Members of the California National Guard’s Rattlesnake Joint Task Force, who typically work with wilderness fire crews, were sent to Lake Arrowhead this week after Governor Gavin Newsom declared a state of emergency for San Bernardino and 12 other counties.

Lon Verstuyft tries to get help for his friends trapped in his cabin in Lake Arrowhead. The roads around the hut are snowed in and Verstuyft does not know when they will be cleared.

There were seven people in his cabin and two were taken away by an ambulance that had to make its way to the group, Verstuyft said.

“They took a diabetic and an 80-year-old person who wasn’t doing well in the cold,” he said. “But they don’t take the rest because the ambulance said they only take it in case of a medical emergency.”

The group was running low on food last week, but Verstuyft managed to contact a local who brought them groceries before the latest storm hit over the weekend. Now he is afraid that they will run out of food again.

“I can’t get a clear answer from the county about what’s going to happen,” he said. “If I could get some information about the roads, I would drive there myself.”

Mountains of snow still block the roads. Even firefighters find it difficult to respond to medical calls and fires. Firefighters in Blue Jay, Crestline and Lake Arrowhead respond to calls with snowcats — snowmobiles they usually deploy for backcountry rescues.

According to the San Bernardino County Fire Department, crews had to lug their equipment through snow and dig to access fire hydrants, wasting valuable time responding to emergencies.

At least two people were injured in a house fire in the community of Blue Jay, about a mile from Lake Arrowhead Village, on Wednesday afternoon.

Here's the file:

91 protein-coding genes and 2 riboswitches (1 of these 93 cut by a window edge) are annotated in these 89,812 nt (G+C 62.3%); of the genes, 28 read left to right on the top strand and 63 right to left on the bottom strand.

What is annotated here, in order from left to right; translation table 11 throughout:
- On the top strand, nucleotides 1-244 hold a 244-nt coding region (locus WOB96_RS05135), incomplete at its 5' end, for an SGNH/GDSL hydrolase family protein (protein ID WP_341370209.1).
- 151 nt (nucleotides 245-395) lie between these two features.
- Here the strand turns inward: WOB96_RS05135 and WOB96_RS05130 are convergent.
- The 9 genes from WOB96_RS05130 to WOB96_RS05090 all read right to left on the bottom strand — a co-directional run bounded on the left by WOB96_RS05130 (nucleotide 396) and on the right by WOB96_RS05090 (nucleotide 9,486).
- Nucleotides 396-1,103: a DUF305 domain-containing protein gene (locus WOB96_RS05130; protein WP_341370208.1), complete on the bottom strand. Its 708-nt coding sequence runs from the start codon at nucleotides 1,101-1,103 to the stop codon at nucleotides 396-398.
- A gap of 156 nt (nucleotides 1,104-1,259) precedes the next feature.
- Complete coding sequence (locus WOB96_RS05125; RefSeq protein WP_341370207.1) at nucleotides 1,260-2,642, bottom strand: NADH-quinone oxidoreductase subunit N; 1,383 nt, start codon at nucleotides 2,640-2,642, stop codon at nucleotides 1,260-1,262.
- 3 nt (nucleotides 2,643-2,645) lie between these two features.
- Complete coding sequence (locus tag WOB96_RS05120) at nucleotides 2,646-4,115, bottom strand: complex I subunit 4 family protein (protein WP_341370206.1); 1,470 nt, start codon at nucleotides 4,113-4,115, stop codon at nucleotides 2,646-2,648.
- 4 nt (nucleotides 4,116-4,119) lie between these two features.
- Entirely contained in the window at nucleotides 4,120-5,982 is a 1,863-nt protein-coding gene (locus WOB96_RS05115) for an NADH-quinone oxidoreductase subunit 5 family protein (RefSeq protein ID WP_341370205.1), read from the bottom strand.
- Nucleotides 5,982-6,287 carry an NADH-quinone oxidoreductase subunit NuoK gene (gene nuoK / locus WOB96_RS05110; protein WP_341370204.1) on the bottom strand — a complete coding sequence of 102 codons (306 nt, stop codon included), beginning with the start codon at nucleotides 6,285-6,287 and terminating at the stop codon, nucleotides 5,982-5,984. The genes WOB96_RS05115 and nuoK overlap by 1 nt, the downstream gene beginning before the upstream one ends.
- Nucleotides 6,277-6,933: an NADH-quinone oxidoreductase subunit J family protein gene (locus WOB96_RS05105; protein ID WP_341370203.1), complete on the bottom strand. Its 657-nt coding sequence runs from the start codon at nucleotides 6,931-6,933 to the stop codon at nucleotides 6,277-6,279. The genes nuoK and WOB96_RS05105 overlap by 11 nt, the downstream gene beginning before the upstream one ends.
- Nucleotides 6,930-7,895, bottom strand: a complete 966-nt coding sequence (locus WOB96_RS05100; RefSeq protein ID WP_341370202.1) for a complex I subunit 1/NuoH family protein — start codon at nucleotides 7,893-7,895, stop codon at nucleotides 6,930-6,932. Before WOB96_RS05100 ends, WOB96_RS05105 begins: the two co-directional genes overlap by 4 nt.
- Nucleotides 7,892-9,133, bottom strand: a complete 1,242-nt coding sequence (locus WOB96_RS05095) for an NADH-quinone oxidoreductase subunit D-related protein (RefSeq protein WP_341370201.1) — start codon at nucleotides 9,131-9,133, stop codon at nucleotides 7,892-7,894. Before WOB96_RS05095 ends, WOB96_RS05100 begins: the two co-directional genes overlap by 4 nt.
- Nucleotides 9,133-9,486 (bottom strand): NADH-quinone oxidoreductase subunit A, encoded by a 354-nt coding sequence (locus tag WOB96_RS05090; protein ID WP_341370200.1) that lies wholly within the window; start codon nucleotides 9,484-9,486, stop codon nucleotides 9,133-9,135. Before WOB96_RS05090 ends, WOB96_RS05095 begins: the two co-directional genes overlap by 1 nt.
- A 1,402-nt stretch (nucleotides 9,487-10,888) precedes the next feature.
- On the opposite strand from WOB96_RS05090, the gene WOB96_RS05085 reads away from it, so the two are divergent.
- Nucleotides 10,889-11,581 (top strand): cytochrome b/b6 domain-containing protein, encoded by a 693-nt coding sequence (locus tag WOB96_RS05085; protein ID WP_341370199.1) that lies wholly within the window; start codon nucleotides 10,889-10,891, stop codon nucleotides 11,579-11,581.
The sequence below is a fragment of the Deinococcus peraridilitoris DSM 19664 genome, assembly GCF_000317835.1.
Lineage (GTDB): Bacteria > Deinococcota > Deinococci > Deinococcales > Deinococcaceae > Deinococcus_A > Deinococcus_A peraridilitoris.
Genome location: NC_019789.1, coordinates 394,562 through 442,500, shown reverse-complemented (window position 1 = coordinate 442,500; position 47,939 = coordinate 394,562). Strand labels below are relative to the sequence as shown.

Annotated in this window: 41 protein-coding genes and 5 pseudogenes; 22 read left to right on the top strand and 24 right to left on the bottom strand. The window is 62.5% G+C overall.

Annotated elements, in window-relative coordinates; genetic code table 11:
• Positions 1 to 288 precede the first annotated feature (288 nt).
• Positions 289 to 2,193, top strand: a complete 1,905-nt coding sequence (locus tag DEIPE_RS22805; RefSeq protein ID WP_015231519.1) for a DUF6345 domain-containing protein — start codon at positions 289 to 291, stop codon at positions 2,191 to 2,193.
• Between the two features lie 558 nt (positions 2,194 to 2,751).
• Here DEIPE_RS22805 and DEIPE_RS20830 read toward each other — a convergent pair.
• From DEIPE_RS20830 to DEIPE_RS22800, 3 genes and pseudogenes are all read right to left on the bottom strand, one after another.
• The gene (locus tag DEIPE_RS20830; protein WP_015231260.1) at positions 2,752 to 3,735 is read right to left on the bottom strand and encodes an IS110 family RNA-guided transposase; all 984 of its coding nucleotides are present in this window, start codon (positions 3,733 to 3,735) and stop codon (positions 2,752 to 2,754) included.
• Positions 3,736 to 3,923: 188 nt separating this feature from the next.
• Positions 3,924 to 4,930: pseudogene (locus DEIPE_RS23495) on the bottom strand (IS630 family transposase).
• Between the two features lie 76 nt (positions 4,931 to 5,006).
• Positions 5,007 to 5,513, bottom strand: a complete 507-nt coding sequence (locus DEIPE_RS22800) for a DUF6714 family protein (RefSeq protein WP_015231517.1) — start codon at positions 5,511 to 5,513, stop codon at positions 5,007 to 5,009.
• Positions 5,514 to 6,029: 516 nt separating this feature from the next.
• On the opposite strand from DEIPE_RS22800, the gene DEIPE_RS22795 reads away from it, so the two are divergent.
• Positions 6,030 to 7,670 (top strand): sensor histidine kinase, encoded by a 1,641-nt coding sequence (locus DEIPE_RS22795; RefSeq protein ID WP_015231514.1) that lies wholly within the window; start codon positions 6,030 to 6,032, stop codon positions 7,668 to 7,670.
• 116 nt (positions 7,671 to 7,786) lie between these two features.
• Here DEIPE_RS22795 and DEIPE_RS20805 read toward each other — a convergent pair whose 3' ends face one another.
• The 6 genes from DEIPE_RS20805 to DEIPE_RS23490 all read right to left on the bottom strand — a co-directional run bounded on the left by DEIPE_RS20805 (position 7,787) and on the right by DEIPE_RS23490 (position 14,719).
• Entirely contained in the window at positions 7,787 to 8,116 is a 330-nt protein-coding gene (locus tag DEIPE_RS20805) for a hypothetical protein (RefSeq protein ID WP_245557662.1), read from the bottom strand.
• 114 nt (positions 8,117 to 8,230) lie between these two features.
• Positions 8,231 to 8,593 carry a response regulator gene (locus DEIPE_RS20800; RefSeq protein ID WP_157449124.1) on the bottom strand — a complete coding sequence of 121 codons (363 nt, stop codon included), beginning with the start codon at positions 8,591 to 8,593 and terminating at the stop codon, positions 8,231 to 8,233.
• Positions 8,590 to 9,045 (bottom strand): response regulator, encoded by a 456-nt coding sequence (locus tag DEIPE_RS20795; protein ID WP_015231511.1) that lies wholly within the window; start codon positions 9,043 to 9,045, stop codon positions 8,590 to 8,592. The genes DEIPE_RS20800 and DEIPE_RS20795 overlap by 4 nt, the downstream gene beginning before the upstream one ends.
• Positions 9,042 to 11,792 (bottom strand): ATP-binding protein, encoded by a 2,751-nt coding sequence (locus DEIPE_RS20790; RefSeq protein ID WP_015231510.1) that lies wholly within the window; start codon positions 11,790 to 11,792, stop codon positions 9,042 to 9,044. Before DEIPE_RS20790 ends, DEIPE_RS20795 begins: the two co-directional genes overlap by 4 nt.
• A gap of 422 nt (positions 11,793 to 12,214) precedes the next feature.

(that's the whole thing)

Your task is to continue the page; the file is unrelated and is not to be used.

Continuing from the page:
The cause is under investigation and Southern California Gas Co. is working with emergency responders to address reports of gas leaks, said battalion chief Mike McClintock.

“There are a lot of variables and a lot going on with 10 feet of snow being dumped on our homes and communities,” he said. “We’re seeing structural instability, we’re seeing utility issues, downed power lines, trees against power lines, and we had over 70 reports of gas leaks in the area.”

The mountains have seen more structure fires than usual, Fire Chief Munsey said at the news conference.

“We think these are due to natural gas leaks,” he said. “In the last 48 hours we have had five of these gas fires that our firefighters have to fight. I spoke to one of our incident commanders last night and he said he hadn’t slept in over four days.”

After multiple reported explosions, emergency services are urging residents to clear the snow around their gas meters and fire hydrants.

In addition to the fires, homes and businesses also collapsed under the weight of the heavy snowfall.

Goodwin & Son’s Market in Crestline was red tagged after its roof collapsed. The family business said there is still food, but it is not safe for anyone to enter.

“We would prefer to hand out the food, but are currently waiting for a structural engineer and the mechanic to go up the mountain this morning to meet us,” the store wrote. a Facebook message Thursday.

Aerial images from KNBC-TV Channel 4 showed that most of the building had collapsed under the snow, with only the perimeter walls standing. Crestline has received more than eight feet of snow in the past week.

Supervisor Rowe, together with firefighters, assessed the damage at Goodwin & Son’s on Thursday.

“We are working hand-in-hand with the owners to rebuild as quickly as possible,” she wrote a statement on social media. “The Unified Command is working on a location to arrange food and supplies for residents as soon as possible.”

Another market in Blue Jay, Jensen’s Foods, also received a red tag due to a compromised roof, the market wrote in an Instagram post on Thursday.

It’s unclear what caused a fire that destroyed Debra White’s home in Lake Arrowhead shortly before midnight last Friday.

Her son, Joe Simons, lives just two miles away, but couldn’t leave his home because he was snowed in. His mother wasn’t home when the house caught fire, but Simons knew right away because neighbors started posting photos of a fire on her street on Facebook.

“I knew right away it was her street,” said Simons.

White is staying with relatives outside Lake Arrowhead, but she’s determined to return.

“She plans to rebuild when she can,” Simons said. “She loves it here and she wants to come back.”